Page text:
Senate Panel Approves New Supreme Court Ethics Rules With Dim Prospects

The Senate Judiciary Committee on Thursday approved legislation that would impose strict new ethics rules on justices, moving over fierce objections from Republicans to address a string of revelations about Supreme Court justices taking free luxury trips and receiving other financial benefits from wealthy benefactors.

The legislation, which stands little chance of advancing given the strong G.O.P. opposition, would require the high court to, at a minimum, adopt and adhere to ethics and disclosure rules equivalent to those applied to members of Congress. It would also impose new transparency requirements and create a panel of appellate judges to review misconduct complaints made against the justices. Democratic members of the committee said the action was necessary because the court has refused to police itself.

“This legislation will be a crucial first step in restoring confidence in the court after a steady stream of reports of justice’s ethical failures,” Senator Richard J. Durbin, Democrat of Illinois and chairman of the committee, said of the bill, which passed on a party-line vote.

Republicans accused Democrats of trying to “destroy” the conservative-dominated court and undermine its credibility in a fit of pique over decisions on abortion rights, the environment, civil rights and federal power that Democrats opposed. They said it had no chance of becoming law.

“This bill is going nowhere,” said Senator Lindsey Graham of South Carolina, the senior Republican on the committee, who said the legislation would “fundamentally change the way the court operates.”

He and other Republicans on the panel said the legislation represented a blatant violation of the constitutional separation of powers because it would allow lower court judges to cast judgment on justices who review and sometimes reverse lower court decisions. They said lawyers would try to use the new rules to force justices to recuse themselves and bog down the court.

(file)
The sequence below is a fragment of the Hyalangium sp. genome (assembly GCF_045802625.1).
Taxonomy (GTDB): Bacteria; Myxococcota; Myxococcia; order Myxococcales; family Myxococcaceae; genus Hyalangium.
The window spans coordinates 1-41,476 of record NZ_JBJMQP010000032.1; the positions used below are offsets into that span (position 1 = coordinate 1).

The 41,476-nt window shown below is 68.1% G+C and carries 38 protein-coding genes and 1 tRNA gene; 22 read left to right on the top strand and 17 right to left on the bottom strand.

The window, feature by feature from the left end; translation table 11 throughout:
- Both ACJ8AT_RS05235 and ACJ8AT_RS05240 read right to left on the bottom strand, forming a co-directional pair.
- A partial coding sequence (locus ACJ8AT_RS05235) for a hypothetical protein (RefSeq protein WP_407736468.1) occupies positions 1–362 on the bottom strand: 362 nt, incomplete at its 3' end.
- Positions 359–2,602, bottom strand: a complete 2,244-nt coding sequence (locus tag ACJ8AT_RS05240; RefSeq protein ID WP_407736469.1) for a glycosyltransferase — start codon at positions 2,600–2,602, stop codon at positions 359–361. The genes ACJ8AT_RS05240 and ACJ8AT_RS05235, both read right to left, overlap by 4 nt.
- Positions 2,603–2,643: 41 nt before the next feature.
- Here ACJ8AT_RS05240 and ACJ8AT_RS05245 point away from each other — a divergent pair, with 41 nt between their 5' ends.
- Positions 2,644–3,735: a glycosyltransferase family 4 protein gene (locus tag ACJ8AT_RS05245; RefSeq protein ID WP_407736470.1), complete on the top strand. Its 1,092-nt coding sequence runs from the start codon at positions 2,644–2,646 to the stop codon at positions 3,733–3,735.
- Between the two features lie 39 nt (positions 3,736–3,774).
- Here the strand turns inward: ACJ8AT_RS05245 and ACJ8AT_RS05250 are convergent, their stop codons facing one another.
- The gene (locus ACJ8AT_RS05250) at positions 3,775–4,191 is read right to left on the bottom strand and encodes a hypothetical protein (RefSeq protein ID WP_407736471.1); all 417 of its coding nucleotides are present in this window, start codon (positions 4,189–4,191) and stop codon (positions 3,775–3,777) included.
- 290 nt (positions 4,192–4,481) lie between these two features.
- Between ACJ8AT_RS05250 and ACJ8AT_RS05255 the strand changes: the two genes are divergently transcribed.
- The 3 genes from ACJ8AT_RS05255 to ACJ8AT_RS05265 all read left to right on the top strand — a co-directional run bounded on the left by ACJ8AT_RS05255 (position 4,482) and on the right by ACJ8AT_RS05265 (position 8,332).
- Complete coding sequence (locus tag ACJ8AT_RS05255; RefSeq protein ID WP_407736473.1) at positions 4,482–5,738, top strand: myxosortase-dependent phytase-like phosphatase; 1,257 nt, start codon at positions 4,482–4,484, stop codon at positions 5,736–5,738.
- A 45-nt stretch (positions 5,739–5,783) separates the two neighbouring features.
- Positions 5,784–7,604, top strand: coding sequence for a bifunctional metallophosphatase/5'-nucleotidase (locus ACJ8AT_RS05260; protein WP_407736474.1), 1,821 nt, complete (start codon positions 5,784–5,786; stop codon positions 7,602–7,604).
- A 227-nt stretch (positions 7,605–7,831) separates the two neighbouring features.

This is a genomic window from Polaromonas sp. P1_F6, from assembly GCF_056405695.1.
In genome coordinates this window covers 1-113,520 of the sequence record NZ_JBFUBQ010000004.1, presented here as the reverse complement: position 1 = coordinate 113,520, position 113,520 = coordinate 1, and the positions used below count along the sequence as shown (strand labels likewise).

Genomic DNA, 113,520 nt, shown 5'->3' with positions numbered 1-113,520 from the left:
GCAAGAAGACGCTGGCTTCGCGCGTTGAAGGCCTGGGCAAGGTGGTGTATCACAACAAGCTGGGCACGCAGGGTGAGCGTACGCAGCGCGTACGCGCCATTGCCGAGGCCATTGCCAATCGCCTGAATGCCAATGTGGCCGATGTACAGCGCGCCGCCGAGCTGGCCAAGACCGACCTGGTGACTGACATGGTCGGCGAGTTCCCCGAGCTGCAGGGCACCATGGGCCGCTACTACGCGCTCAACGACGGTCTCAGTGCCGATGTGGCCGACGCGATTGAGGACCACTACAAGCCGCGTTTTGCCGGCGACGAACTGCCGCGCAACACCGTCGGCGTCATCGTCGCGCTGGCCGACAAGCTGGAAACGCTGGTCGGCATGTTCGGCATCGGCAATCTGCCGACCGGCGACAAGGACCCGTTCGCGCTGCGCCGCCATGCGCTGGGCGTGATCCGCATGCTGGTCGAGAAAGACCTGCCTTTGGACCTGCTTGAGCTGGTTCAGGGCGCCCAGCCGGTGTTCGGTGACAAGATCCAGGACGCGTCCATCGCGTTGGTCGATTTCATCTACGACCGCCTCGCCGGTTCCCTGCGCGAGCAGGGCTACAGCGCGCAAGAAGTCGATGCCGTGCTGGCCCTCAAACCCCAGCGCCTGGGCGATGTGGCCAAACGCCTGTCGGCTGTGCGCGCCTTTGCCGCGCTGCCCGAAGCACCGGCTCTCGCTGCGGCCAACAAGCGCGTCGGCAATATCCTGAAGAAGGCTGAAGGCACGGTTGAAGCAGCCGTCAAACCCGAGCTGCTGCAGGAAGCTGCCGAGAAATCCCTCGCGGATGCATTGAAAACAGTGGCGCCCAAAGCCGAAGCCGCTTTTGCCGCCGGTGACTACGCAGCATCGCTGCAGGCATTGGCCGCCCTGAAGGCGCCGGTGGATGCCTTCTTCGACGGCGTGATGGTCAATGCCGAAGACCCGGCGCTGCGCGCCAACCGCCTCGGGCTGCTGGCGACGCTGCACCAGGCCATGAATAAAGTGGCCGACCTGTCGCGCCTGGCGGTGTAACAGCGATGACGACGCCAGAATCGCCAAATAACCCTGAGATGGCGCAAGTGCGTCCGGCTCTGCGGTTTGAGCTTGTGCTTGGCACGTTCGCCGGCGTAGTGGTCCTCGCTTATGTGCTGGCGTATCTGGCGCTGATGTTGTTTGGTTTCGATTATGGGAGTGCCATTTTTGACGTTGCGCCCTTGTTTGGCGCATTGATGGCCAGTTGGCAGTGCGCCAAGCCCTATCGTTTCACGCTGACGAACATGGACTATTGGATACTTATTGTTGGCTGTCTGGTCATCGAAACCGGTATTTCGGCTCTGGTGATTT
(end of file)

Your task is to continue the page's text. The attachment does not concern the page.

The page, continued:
“I think our founders are rolling over in their graves,” said Senator John Cornyn, Republican of Texas.

Democrats conceded the legislation could not pass the current Senate, where it would need 60 votes, and has no prospects in the Republican-controlled House. But they said the debate would focus attention on ethics issues at the high court and could build momentum for future action by Congress.

“We are here because the highest court in the land has the lowest standards of ethics anywhere in the federal government and justices have exhibited much improper behavior, not least in hapless efforts to excuse the misdeeds,” said Senator Sheldon Whitehouse, Democrat of Rhode Island and the chief author of the bill. “This cannot go on. Defending this behavior defends the indefensible.”

The fight was the latest clash over the court in a committee that has seen increasingly partisan fights over judicial nominations and the confirmations of the justices themselves. Mr. Graham suggested earlier this week that the Democratic decision to pursue the ethics legislation despite the fact that it could not clear Congress was likely to lead to less Republican cooperation on the panel.